By publishing the Foreign Investment Industrial Guidance Catalogue (Guidance Catalogue) since 1995,2 China classifies foreign investment activities into four categories: (i) Encouraged, (ii) Permitted, (iii) Restricted, and (iv) Prohibited.3 Foreign investment in the first three categories is subject to substantial review and approval of the constitutional documents of the FIEs (such as joint venture contracts and articles of association) by the Approval Authorities before any foreign investor can register with the competent Administration for Industry and Commerce (AIC, i.e., the company registry in China) for the establishment of an FIE. Approval Authorities must approve the incorporation of FIEs and any subsequent changes to the FIEs.4 Certain changes to any FIE (such as amendments to the constitutional documents, equity changes and transfer and increase or decrease of total investment and registered capital) are also subject to the review and approval by the Approval Authorities.


Over the years, the approval system has faced criticisms mainly in the following aspects:

  • The lengthy statutory timelines for the Approval Authorities to issue approvals, which vary from thirty to ninety business days, depending on the matters to be approved—even though, as a matter of fact, many Approval Authorities have improved their efficiency and may grant approvals within ten business days.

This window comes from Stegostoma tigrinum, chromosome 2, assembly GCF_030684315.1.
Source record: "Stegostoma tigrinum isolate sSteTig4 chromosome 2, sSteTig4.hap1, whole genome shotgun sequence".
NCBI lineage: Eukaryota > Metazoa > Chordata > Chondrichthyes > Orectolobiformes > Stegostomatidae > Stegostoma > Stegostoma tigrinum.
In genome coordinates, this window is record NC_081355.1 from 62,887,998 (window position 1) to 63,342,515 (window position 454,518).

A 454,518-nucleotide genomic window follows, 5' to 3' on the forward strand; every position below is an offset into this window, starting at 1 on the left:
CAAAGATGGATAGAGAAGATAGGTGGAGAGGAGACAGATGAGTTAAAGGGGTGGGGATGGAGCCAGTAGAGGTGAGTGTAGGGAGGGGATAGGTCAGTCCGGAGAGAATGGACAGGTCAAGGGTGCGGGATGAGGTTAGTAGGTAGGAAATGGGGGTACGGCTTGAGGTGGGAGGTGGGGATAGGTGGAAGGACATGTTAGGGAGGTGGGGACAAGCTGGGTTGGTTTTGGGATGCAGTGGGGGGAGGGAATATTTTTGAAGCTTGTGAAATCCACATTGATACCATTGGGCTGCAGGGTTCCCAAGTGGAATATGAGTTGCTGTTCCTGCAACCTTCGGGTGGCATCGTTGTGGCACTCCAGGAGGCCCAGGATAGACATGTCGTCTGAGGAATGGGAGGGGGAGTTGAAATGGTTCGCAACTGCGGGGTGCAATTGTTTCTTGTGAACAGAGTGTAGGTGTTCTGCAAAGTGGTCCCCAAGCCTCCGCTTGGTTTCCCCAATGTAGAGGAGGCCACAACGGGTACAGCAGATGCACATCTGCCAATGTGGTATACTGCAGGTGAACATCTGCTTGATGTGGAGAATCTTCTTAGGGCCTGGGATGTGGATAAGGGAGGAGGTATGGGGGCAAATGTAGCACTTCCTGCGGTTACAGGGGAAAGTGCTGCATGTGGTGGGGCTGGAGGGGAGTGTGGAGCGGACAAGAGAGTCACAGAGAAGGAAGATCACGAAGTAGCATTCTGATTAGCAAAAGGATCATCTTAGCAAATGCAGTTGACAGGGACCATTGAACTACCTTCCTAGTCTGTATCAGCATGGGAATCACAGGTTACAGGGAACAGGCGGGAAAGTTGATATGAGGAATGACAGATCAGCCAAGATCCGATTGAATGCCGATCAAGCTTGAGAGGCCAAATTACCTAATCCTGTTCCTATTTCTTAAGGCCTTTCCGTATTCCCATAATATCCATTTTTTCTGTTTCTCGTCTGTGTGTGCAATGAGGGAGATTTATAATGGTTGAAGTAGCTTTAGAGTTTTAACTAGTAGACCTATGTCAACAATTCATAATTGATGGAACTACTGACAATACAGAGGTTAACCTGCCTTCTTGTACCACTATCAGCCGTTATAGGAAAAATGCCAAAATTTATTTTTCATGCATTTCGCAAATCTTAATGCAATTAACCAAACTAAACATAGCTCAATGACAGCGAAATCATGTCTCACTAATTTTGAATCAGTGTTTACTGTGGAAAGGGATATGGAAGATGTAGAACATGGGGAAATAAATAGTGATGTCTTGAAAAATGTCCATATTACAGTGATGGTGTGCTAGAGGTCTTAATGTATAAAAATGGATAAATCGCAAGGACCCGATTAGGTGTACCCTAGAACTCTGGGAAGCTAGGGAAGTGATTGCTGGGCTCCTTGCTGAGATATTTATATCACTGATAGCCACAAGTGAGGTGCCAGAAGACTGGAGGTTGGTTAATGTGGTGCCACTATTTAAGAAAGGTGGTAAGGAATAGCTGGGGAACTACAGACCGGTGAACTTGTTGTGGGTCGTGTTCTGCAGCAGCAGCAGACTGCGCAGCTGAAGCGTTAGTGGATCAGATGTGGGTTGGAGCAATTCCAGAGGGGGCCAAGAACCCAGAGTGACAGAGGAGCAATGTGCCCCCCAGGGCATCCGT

• The substantial review of FIEs’ constitutional documents has raised concerns by FIEs and foreign investors that the Approval Authorities can interfere with their flexibility in doing business.

The Approval Authorities have been aware of the fast-changing environment for foreign investment in China and the demands of foreign investors and FIEs for more openness, transparency and efficiency. Thus they started trials to improve the current administrative regime for FDI. From October 2013, China started certain trial pilot programs in the Shanghai Free Trade Zone, Guangdong Free Trade Zone, Fujian Free Trade Zone and Tianjin Free Trade Zone (collectively, the FTZs). Under the trial pilot programs, foreign investment in the FTZs in areas which are not on the Negative List is no longer subject to the Approval Authorities’ approval. Instead, a simple record-filing system was established.5 MOFCOM now believes that the trial record-filing system, which has been successfully tested in those FTZs, is ready to be applied nationwide.